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On the eve of the 20th anniversary Rosoboronexport (Russia’s national defence trade state mediator and Rostec subsidiary) several interesting figures have been disclosed. Since 4 November 2000, when the company received the exclusive right to export the entire range of military equipment, it has signed over 26,000 contracts to deliver hardware worth over US$180bn to 122 countries. As several enterprises keep the right to independence following deals with foreign customers, the sum above should be increased by approximately 15 per cent. As a result, Russia has been consistently ranked as a runner up among the world’s arms traders.

According to Alexander Mikheev, Rosoboronexport CEO, the above figure includes US$85bn in aviation equipment, while air defence and army sales exceed US$30bn for each of these services, followed by US$28bn for the Navy. The remaining US$7bn should be counted for the special forces, space, dual purpose technology as well as civil arms and commercial goods. These figures also include the construction of infrastructure facilities and military personnel training. The Russian defence trader has also established a large portfolio for licensed production and joint ventures in India, Jordan, Malaysia, Vietnam and several other countries.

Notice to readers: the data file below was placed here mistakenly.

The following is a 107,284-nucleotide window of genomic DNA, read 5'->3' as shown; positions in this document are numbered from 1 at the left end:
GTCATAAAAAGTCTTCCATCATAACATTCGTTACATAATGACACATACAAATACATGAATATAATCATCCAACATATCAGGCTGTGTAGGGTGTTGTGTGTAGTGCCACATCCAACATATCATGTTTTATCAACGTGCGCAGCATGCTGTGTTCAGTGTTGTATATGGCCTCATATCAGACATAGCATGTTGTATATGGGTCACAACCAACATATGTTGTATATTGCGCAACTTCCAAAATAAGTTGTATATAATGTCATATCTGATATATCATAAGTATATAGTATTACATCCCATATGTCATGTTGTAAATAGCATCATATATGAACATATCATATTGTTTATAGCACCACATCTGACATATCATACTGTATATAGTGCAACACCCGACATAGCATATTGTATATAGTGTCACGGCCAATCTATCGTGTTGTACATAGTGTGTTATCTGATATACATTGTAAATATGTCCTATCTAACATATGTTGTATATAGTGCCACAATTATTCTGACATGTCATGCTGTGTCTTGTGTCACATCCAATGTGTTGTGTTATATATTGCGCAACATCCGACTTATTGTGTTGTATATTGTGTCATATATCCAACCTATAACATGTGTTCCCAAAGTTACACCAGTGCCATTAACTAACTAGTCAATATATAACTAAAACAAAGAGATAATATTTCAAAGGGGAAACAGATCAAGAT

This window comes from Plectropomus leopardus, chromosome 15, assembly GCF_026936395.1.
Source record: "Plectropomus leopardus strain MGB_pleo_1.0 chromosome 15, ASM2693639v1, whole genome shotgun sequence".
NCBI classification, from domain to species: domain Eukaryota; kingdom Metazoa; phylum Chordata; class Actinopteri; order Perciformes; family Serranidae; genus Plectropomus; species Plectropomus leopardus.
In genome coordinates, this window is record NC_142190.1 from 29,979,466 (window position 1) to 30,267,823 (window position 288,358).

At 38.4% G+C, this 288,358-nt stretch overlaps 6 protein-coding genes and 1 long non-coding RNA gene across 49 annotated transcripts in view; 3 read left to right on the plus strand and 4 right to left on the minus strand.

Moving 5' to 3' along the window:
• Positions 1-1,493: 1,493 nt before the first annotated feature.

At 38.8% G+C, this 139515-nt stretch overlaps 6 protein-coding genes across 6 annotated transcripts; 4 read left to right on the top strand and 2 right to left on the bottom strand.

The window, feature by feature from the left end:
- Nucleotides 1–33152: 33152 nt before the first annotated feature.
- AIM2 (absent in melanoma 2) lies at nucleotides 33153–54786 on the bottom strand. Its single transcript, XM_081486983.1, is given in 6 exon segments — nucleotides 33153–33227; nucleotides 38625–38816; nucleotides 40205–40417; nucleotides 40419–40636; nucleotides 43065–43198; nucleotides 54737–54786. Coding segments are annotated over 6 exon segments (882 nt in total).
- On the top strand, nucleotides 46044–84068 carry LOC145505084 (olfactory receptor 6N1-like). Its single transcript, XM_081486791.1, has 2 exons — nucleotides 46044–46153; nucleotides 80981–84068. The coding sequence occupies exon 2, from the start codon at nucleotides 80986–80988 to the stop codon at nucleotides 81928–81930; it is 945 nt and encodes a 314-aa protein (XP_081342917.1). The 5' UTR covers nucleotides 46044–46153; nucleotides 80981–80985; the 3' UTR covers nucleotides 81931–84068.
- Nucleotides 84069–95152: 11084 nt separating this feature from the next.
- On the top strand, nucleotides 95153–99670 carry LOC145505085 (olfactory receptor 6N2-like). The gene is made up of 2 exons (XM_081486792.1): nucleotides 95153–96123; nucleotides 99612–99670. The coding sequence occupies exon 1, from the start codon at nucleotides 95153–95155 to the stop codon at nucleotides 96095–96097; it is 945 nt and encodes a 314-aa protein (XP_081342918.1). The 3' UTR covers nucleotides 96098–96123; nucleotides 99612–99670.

Rosoboronexport has announced its intention to introduce 50 plus new modern weapons systems on the global arms market in the next five to seven years.  Potential “bestsellers” include the ARMATA based armoured vehicle family, Su-57E fifth-generation fighter jet, Ka-52 shipborne and Mi-28E night-capable helicopters and Surface to Air Missile Systems.

The company claims that it intends to extend technology transfer and joint production to different nations as well as civil products promotion.

Yury Laskin